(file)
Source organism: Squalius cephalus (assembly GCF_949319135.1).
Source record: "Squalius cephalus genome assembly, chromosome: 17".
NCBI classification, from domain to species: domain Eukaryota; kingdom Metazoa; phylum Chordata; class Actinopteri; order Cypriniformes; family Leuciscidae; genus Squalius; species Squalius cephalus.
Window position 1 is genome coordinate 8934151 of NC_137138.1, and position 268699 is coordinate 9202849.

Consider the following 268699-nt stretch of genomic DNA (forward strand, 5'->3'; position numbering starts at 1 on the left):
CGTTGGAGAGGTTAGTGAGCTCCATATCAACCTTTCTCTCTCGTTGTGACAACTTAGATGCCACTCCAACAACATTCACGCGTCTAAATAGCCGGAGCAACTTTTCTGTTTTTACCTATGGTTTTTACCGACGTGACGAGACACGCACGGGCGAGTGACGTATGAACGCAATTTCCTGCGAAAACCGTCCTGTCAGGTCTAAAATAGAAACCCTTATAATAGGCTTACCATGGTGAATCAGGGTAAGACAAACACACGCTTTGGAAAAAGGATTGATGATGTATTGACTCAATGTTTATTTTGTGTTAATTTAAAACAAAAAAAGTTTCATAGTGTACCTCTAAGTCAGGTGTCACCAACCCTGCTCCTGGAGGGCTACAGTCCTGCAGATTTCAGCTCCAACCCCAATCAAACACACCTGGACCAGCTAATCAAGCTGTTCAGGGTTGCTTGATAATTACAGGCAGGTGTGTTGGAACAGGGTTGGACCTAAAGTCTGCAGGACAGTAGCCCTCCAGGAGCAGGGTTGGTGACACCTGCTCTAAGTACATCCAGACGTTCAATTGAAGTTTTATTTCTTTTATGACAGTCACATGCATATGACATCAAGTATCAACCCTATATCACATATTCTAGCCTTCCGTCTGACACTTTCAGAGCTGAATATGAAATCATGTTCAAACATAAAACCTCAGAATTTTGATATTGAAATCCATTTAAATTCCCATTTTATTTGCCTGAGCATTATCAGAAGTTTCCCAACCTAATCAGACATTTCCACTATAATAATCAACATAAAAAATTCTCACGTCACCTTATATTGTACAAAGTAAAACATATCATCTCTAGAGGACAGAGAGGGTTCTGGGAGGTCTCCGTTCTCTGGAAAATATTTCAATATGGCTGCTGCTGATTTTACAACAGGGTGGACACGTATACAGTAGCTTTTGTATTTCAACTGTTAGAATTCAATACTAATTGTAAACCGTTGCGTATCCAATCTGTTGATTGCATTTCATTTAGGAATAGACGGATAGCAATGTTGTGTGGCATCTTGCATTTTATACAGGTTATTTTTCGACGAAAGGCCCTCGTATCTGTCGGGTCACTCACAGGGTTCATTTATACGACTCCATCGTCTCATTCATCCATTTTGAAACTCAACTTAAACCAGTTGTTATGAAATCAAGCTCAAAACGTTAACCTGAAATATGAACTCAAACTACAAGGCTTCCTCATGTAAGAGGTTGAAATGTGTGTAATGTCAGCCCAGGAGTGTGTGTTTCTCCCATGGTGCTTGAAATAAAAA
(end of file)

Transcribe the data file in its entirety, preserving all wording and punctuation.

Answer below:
Source organism: Squalius cephalus (assembly GCF_949319135.1).
Source record: "Squalius cephalus genome assembly, chromosome: 17".
NCBI classification, from domain to species: domain Eukaryota; kingdom Metazoa; phylum Chordata; class Actinopteri; order Cypriniformes; family Leuciscidae; genus Squalius; species Squalius cephalus.
Window position 1 is genome coordinate 8934151 of NC_137138.1, and position 268699 is coordinate 9202849.

Consider the following 268699-nt stretch of genomic DNA (forward strand, 5'->3'; position numbering starts at 1 on the left):
CGTTGGAGAGGTTAGTGAGCTCCATATCAACCTTTCTCTCTCGTTGTGACAACTTAGATGCCACTCCAACAACATTCACGCGTCTAAATAGCCGGAGCAACTTTTCTGTTTTTACCTATGGTTTTTACCGACGTGACGAGACACGCACGGGCGAGTGACGTATGAACGCAATTTCCTGCGAAAACCGTCCTGTCAGGTCTAAAATAGAAACCCTTATAATAGGCTTACCATGGTGAATCAGGGTAAGACAAACACACGCTTTGGAAAAAGGATTGATGATGTATTGACTCAATGTTTATTTTGTGTTAATTTAAAACAAAAAAAGTTTCATAGTGTACCTCTAAGTCAGGTGTCACCAACCCTGCTCCTGGAGGGCTACAGTCCTGCAGATTTCAGCTCCAACCCCAATCAAACACACCTGGACCAGCTAATCAAGCTGTTCAGGGTTGCTTGATAATTACAGGCAGGTGTGTTGGAACAGGGTTGGACCTAAAGTCTGCAGGACAGTAGCCCTCCAGGAGCAGGGTTGGTGACACCTGCTCTAAGTACATCCAGACGTTCAATTGAAGTTTTATTTCTTTTATGACAGTCACATGCATATGACATCAAGTATCAACCCTATATCACATATTCTAGCCTTCCGTCTGACACTTTCAGAGCTGAATATGAAATCATGTTCAAACATAAAACCTCAGAATTTTGATATTGAAATCCATTTAAATTCCCATTTTATTTGCCTGAGCATTATCAGAAGTTTCCCAACCTAATCAGACATTTCCACTATAATAATCAACATAAAAAATTCTCACGTCACCTTATATTGTACAAAGTAAAACATATCATCTCTAGAGGACAGAGAGGGTTCTGGGAGGTCTCCGTTCTCTGGAAAATATTTCAATATGGCTGCTGCTGATTTTACAACAGGGTGGACACGTATACAGTAGCTTTTGTATTTCAACTGTTAGAATTCAATACTAATTGTAAACCGTTGCGTATCCAATCTGTTGATTGCATTTCATTTAGGAATAGACGGATAGCAATGTTGTGTGGCATCTTGCATTTTATACAGGTTATTTTTCGACGAAAGGCCCTCGTATCTGTCGGGTCACTCACAGGGTTCATTTATACGACTCCATCGTCTCATTCATCCATTTTGAAACTCAACTTAAACCAGTTGTTATGAAATCAAGCTCAAAACGTTAACCTGAAATATGAACTCAAACTACAAGGCTTCCTCATGTAAGAGGTTGAAATGTGTGTAATGTCAGCCCAGGAGTGTGTGTTTCTCCCATGGTGCTTGAAATAAAAA